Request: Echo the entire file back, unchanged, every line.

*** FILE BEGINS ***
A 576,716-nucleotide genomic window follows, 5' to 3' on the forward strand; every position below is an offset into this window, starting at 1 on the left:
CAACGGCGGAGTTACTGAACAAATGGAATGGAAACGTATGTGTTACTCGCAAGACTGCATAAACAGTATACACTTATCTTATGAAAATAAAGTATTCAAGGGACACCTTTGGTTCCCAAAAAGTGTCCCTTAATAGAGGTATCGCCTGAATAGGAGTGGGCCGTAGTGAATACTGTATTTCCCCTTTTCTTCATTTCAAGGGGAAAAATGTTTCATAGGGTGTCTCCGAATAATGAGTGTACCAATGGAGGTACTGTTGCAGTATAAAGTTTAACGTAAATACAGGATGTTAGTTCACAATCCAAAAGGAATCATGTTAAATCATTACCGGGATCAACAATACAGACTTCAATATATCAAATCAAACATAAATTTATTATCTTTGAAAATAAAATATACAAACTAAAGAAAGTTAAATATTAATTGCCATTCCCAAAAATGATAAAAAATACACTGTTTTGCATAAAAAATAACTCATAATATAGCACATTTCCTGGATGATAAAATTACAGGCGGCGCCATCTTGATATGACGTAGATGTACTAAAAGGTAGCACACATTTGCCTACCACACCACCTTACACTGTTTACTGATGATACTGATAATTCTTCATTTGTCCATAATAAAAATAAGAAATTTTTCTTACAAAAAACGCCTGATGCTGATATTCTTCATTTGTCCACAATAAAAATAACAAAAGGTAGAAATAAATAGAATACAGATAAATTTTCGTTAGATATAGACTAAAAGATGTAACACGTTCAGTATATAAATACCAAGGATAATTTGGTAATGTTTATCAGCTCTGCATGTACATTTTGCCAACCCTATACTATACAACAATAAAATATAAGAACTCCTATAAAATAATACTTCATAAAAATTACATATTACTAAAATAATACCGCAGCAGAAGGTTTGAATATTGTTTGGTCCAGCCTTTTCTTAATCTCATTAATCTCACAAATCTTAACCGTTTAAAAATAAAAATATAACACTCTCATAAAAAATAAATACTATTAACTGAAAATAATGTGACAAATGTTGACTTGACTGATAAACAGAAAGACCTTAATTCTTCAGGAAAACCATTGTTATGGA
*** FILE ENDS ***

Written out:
A 576,716-nucleotide genomic window follows, 5' to 3' on the forward strand; every position below is an offset into this window, starting at 1 on the left:
CAACGGCGGAGTTACTGAACAAATGGAATGGAAACGTATGTGTTACTCGCAAGACTGCATAAACAGTATACACTTATCTTATGAAAATAAAGTATTCAAGGGACACCTTTGGTTCCCAAAAAGTGTCCCTTAATAGAGGTATCGCCTGAATAGGAGTGGGCCGTAGTGAATACTGTATTTCCCCTTTTCTTCATTTCAAGGGGAAAAATGTTTCATAGGGTGTCTCCGAATAATGAGTGTACCAATGGAGGTACTGTTGCAGTATAAAGTTTAACGTAAATACAGGATGTTAGTTCACAATCCAAAAGGAATCATGTTAAATCATTACCGGGATCAACAATACAGACTTCAATATATCAAATCAAACATAAATTTATTATCTTTGAAAATAAAATATACAAACTAAAGAAAGTTAAATATTAATTGCCATTCCCAAAAATGATAAAAAATACACTGTTTTGCATAAAAAATAACTCATAATATAGCACATTTCCTGGATGATAAAATTACAGGCGGCGCCATCTTGATATGACGTAGATGTACTAAAAGGTAGCACACATTTGCCTACCACACCACCTTACACTGTTTACTGATGATACTGATAATTCTTCATTTGTCCATAATAAAAATAAGAAATTTTTCTTACAAAAAACGCCTGATGCTGATATTCTTCATTTGTCCACAATAAAAATAACAAAAGGTAGAAATAAATAGAATACAGATAAATTTTCGTTAGATATAGACTAAAAGATGTAACACGTTCAGTATATAAATACCAAGGATAATTTGGTAATGTTTATCAGCTCTGCATGTACATTTTGCCAACCCTATACTATACAACAATAAAATATAAGAACTCCTATAAAATAATACTTCATAAAAATTACATATTACTAAAATAATACCGCAGCAGAAGGTTTGAATATTGTTTGGTCCAGCCTTTTCTTAATCTCATTAATCTCACAAATCTTAACCGTTTAAAAATAAAAATATAACACTCTCATAAAAAATAAATACTATTAACTGAAAATAATGTGACAAATGTTGACTTGACTGATAAACAGAAAGACCTTAATTCTTCAGGAAAACCATTGTTATGGA